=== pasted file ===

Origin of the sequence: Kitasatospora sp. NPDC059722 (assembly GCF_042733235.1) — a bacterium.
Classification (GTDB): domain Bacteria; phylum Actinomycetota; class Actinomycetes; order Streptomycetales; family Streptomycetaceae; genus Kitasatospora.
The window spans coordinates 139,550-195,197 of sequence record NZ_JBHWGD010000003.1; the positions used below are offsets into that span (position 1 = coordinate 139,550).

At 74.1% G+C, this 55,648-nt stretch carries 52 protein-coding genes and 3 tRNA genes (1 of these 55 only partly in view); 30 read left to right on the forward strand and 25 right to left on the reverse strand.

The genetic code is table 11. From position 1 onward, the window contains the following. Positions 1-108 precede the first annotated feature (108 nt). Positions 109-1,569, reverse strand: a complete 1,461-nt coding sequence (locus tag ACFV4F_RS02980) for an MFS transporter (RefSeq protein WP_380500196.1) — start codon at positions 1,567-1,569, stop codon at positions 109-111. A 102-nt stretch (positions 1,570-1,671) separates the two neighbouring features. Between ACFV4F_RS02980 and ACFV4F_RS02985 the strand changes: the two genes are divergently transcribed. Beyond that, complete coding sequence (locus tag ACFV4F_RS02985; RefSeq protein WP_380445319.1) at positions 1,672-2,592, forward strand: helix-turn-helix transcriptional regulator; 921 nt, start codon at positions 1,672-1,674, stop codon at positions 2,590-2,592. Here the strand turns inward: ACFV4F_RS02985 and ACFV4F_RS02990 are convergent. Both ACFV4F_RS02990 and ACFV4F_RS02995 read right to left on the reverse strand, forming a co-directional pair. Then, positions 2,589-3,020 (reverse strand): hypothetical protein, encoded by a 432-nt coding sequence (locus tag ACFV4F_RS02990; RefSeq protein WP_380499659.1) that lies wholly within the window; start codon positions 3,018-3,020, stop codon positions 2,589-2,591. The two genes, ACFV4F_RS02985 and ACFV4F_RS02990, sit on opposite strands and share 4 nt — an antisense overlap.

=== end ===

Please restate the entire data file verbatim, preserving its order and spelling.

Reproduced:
Origin of the sequence: Kitasatospora sp. NPDC059722 (assembly GCF_042733235.1) — a bacterium.
Classification (GTDB): domain Bacteria; phylum Actinomycetota; class Actinomycetes; order Streptomycetales; family Streptomycetaceae; genus Kitasatospora.
The window spans coordinates 139,550-195,197 of sequence record NZ_JBHWGD010000003.1; the positions used below are offsets into that span (position 1 = coordinate 139,550).

At 74.1% G+C, this 55,648-nt stretch carries 52 protein-coding genes and 3 tRNA genes (1 of these 55 only partly in view); 30 read left to right on the forward strand and 25 right to left on the reverse strand.

The genetic code is table 11. From position 1 onward, the window contains the following. Positions 1-108 precede the first annotated feature (108 nt). Positions 109-1,569, reverse strand: a complete 1,461-nt coding sequence (locus tag ACFV4F_RS02980) for an MFS transporter (RefSeq protein WP_380500196.1) — start codon at positions 1,567-1,569, stop codon at positions 109-111. A 102-nt stretch (positions 1,570-1,671) separates the two neighbouring features. Between ACFV4F_RS02980 and ACFV4F_RS02985 the strand changes: the two genes are divergently transcribed. Beyond that, complete coding sequence (locus tag ACFV4F_RS02985; RefSeq protein WP_380445319.1) at positions 1,672-2,592, forward strand: helix-turn-helix transcriptional regulator; 921 nt, start codon at positions 1,672-1,674, stop codon at positions 2,590-2,592. Here the strand turns inward: ACFV4F_RS02985 and ACFV4F_RS02990 are convergent. Both ACFV4F_RS02990 and ACFV4F_RS02995 read right to left on the reverse strand, forming a co-directional pair. Then, positions 2,589-3,020 (reverse strand): hypothetical protein, encoded by a 432-nt coding sequence (locus tag ACFV4F_RS02990; RefSeq protein WP_380499659.1) that lies wholly within the window; start codon positions 3,018-3,020, stop codon positions 2,589-2,591. The two genes, ACFV4F_RS02985 and ACFV4F_RS02990, sit on opposite strands and share 4 nt — an antisense overlap.